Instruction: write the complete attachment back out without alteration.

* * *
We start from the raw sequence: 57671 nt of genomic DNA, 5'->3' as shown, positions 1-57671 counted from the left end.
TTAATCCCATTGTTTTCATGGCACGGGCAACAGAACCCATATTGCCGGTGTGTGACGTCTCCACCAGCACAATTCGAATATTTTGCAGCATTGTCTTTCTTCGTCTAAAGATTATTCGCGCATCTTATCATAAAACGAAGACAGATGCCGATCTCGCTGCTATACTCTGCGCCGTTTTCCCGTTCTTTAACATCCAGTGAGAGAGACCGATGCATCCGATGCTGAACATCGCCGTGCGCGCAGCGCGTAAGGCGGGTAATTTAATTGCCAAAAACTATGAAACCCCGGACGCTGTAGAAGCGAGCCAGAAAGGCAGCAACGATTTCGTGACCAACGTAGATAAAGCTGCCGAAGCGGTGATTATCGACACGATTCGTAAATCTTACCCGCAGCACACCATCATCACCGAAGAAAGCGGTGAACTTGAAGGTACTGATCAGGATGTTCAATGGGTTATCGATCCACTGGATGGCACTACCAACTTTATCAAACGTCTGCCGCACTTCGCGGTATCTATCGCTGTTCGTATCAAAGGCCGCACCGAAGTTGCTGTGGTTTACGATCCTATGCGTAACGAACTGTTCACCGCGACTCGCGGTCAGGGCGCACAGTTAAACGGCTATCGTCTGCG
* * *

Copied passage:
We start from the raw sequence: 57671 nt of genomic DNA, 5'->3' as shown, positions 1-57671 counted from the left end.
TTAATCCCATTGTTTTCATGGCACGGGCAACAGAACCCATATTGCCGGTGTGTGACGTCTCCACCAGCACAATTCGAATATTTTGCAGCATTGTCTTTCTTCGTCTAAAGATTATTCGCGCATCTTATCATAAAACGAAGACAGATGCCGATCTCGCTGCTATACTCTGCGCCGTTTTCCCGTTCTTTAACATCCAGTGAGAGAGACCGATGCATCCGATGCTGAACATCGCCGTGCGCGCAGCGCGTAAGGCGGGTAATTTAATTGCCAAAAACTATGAAACCCCGGACGCTGTAGAAGCGAGCCAGAAAGGCAGCAACGATTTCGTGACCAACGTAGATAAAGCTGCCGAAGCGGTGATTATCGACACGATTCGTAAATCTTACCCGCAGCACACCATCATCACCGAAGAAAGCGGTGAACTTGAAGGTACTGATCAGGATGTTCAATGGGTTATCGATCCACTGGATGGCACTACCAACTTTATCAAACGTCTGCCGCACTTCGCGGTATCTATCGCTGTTCGTATCAAAGGCCGCACCGAAGTTGCTGTGGTTTACGATCCTATGCGTAACGAACTGTTCACCGCGACTCGCGGTCAGGGCGCACAGTTAAACGGCTATCGTCTGCG